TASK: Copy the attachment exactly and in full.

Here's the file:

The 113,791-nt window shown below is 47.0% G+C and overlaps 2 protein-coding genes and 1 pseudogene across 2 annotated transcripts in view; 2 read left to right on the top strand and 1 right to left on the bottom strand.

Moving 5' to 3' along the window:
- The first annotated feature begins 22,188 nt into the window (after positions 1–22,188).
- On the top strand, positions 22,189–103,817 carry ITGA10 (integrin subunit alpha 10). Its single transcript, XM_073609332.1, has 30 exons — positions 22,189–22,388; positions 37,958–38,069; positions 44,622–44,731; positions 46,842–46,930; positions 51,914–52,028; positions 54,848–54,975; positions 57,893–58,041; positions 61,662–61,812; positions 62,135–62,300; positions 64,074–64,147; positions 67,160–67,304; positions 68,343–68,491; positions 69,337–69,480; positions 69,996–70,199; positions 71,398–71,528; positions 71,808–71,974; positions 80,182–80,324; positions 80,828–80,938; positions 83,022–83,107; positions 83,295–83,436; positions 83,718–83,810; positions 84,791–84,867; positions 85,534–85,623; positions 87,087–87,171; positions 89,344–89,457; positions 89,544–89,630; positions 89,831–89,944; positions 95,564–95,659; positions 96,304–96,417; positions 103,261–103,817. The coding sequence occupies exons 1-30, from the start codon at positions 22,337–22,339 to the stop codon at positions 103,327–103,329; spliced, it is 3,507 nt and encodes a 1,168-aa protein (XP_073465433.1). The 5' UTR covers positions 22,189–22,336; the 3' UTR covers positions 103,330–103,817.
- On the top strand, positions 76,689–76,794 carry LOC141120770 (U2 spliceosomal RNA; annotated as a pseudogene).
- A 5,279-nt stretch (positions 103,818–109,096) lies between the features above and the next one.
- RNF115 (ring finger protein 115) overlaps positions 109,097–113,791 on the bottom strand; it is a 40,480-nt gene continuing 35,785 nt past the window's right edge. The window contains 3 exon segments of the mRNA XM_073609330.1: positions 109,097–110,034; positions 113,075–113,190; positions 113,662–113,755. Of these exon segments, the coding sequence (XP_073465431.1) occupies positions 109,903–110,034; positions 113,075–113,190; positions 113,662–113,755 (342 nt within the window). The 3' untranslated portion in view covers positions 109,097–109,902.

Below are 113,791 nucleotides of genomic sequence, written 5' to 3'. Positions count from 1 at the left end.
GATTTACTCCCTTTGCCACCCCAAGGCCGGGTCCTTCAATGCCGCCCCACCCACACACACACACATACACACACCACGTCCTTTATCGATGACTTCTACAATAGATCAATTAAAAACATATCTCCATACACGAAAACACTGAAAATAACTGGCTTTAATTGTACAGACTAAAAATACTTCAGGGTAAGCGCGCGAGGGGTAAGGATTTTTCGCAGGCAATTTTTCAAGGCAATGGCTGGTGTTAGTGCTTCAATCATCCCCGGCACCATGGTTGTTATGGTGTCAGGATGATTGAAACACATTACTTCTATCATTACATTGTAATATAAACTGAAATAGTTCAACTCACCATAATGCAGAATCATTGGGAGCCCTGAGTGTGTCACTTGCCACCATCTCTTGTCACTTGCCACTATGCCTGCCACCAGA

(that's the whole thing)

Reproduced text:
The 113,791-nt window shown below is 47.0% G+C and overlaps 2 protein-coding genes and 1 pseudogene across 2 annotated transcripts in view; 2 read left to right on the top strand and 1 right to left on the bottom strand.

Moving 5' to 3' along the window:
- The first annotated feature begins 22,188 nt into the window (after positions 1–22,188).
- On the top strand, positions 22,189–103,817 carry ITGA10 (integrin subunit alpha 10). Its single transcript, XM_073609332.1, has 30 exons — positions 22,189–22,388; positions 37,958–38,069; positions 44,622–44,731; positions 46,842–46,930; positions 51,914–52,028; positions 54,848–54,975; positions 57,893–58,041; positions 61,662–61,812; positions 62,135–62,300; positions 64,074–64,147; positions 67,160–67,304; positions 68,343–68,491; positions 69,337–69,480; positions 69,996–70,199; positions 71,398–71,528; positions 71,808–71,974; positions 80,182–80,324; positions 80,828–80,938; positions 83,022–83,107; positions 83,295–83,436; positions 83,718–83,810; positions 84,791–84,867; positions 85,534–85,623; positions 87,087–87,171; positions 89,344–89,457; positions 89,544–89,630; positions 89,831–89,944; positions 95,564–95,659; positions 96,304–96,417; positions 103,261–103,817. The coding sequence occupies exons 1-30, from the start codon at positions 22,337–22,339 to the stop codon at positions 103,327–103,329; spliced, it is 3,507 nt and encodes a 1,168-aa protein (XP_073465433.1). The 5' UTR covers positions 22,189–22,336; the 3' UTR covers positions 103,330–103,817.
- On the top strand, positions 76,689–76,794 carry LOC141120770 (U2 spliceosomal RNA; annotated as a pseudogene).
- A 5,279-nt stretch (positions 103,818–109,096) lies between the features above and the next one.
- RNF115 (ring finger protein 115) overlaps positions 109,097–113,791 on the bottom strand; it is a 40,480-nt gene continuing 35,785 nt past the window's right edge. The window contains 3 exon segments of the mRNA XM_073609330.1: positions 109,097–110,034; positions 113,075–113,190; positions 113,662–113,755. Of these exon segments, the coding sequence (XP_073465431.1) occupies positions 109,903–110,034; positions 113,075–113,190; positions 113,662–113,755 (342 nt within the window). The 3' untranslated portion in view covers positions 109,097–109,902.

Below are 113,791 nucleotides of genomic sequence, written 5' to 3'. Positions count from 1 at the left end.
GATTTACTCCCTTTGCCACCCCAAGGCCGGGTCCTTCAATGCCGCCCCACCCACACACACACACATACACACACCACGTCCTTTATCGATGACTTCTACAATAGATCAATTAAAAACATATCTCCATACACGAAAACACTGAAAATAACTGGCTTTAATTGTACAGACTAAAAATACTTCAGGGTAAGCGCGCGAGGGGTAAGGATTTTTCGCAGGCAATTTTTCAAGGCAATGGCTGGTGTTAGTGCTTCAATCATCCCCGGCACCATGGTTGTTATGGTGTCAGGATGATTGAAACACATTACTTCTATCATTACATTGTAATATAAACTGAAATAGTTCAACTCACCATAATGCAGAATCATTGGGAGCCCTGAGTGTGTCACTTGCCACCATCTCTTGTCACTTGCCACTATGCCTGCCACCAGA